Lymphocytopenia (LIM-fo-si-to-PE-ne-ah) is a disorder in which your blood doesn’t have enough white blood cells called lymphocytes (LIM-fo-sites).
These cells are made in the bone marrow along with other kinds of blood cells. Lymphocytes help protect your body from infection. Low numbers of lymphocytes can raise your risk of infection.
Lymphocytopenia also is called lymphopenia.
About 20 to 40 percent of all white blood cells are lymphocytes. A normal lymphocyte count for adults usually is between 1,000 and 4,800 lymphocytes per microliter of blood. For children, a normal lymphocyte count usually is between 3,000 and 9,500 lymphocytes per microliter of blood.
The term "lymphocytopenia" refers to a count of less than 1,000 lymphocytes per microliter of blood in adults, or less than 3,000 lymphocytes per microliter of blood in children.
The three types of lymphocytes are B lymphocytes, T lymphocytes, and natural killer cells. All of these cells help protect the body from infection. Most people who have lymphocytopenia have low numbers of T lymphocytes. Sometimes they also have low numbers of the other types of lymphocytes.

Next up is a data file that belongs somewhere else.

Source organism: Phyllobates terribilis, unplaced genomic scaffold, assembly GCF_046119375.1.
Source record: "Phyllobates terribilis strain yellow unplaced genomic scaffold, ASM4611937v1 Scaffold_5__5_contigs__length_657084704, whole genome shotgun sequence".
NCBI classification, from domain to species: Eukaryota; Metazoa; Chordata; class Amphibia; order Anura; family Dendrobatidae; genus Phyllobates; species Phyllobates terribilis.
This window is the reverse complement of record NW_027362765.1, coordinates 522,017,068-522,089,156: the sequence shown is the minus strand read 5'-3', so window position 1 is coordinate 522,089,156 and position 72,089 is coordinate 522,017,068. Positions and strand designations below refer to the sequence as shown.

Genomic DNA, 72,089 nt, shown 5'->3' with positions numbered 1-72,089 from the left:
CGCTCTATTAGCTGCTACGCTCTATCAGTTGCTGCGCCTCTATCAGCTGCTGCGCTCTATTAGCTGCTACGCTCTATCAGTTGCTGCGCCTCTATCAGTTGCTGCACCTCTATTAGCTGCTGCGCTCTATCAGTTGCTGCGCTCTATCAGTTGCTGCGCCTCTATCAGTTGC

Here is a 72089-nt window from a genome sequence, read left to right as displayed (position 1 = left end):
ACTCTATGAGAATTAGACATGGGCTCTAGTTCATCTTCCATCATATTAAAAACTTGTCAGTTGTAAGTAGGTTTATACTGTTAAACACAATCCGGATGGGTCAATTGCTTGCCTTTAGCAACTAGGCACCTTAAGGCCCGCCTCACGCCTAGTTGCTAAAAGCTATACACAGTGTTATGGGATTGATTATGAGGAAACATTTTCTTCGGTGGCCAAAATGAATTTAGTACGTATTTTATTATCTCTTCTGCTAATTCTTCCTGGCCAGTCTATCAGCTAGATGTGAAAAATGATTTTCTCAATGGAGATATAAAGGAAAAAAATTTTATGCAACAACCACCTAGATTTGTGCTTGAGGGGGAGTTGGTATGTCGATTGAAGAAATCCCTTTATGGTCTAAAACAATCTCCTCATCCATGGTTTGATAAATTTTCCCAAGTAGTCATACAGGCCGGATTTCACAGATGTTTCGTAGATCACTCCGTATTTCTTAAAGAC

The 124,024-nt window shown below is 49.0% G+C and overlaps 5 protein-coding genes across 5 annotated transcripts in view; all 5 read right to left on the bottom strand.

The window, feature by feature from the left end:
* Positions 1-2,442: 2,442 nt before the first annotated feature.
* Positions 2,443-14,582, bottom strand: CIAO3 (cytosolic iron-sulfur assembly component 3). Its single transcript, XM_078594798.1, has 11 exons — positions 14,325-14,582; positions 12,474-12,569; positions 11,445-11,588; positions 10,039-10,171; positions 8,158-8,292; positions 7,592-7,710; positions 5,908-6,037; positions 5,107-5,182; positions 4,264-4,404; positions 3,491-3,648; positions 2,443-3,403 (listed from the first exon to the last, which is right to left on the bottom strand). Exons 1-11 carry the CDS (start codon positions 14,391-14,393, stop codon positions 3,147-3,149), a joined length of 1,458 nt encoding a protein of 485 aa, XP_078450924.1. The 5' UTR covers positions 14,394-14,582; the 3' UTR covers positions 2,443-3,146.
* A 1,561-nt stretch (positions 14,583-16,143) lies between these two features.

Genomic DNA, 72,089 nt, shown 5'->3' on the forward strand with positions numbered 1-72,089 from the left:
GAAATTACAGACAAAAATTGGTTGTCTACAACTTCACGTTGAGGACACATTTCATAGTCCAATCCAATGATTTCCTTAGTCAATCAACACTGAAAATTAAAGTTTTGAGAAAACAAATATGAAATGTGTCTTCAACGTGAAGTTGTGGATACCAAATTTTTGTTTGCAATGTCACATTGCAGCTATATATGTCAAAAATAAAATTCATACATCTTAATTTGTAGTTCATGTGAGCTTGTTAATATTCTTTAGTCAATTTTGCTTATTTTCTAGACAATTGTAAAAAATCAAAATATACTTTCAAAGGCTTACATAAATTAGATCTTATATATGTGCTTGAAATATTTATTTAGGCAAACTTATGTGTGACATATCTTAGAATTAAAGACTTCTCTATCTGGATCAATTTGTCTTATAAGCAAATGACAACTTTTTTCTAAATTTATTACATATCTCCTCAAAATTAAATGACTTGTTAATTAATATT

Certain factors can cause a low lymphocyte count, such as:
Many diseases, conditions, and factors can cause the above problems that lead to lymphocytopenia. These causes can be acquired or inherited.
"Acquired" means you aren't born with the condition, but you develop it. One of the most common acquired causes of lymphocytopenia is AIDS.
"Inherited" means your parents passed the gene for the condition on to you. Inherited causes include DiGeorge anomaly, Wiskott-Aldrich syndrome, severe combined immunodeficiency syndrome, and ataxia-telangiectasia. These inherited conditions are rare.
Lymphocytopenia can range from mild to severe. The condition alone may not cause any signs, symptoms, or serious problems.
How long lymphocytopenia lasts depends on its cause. The treatment for this condition depends on its cause and severity. Mild lymphocytopenia may not require treatment. If an underlying condition is successfully treated, lymphocytopenia will likely improve.
If lymphocytopenia causes serious infections, you may need medicines or other treatments.
Clinical trials are research studies that explore whether a medical strategy, treatment, or device is safe and effective for humans. To find clinical trials that are currently underway for Lymphocytopenia, visit www.clinicaltrials.gov.
September 2, 2014
Gary H. Gibbons
Researcher Brings Medicine One Step Closer to Widely Available Cure for Sickle Cell Disease
The NHLBI updates Health Topics articles on a biennial cycle based on a thorough review of research findings and new literature. The articles also are updated as needed if important new research is published. The date on each Health Topics article reflects when the content was originally posted or last revised.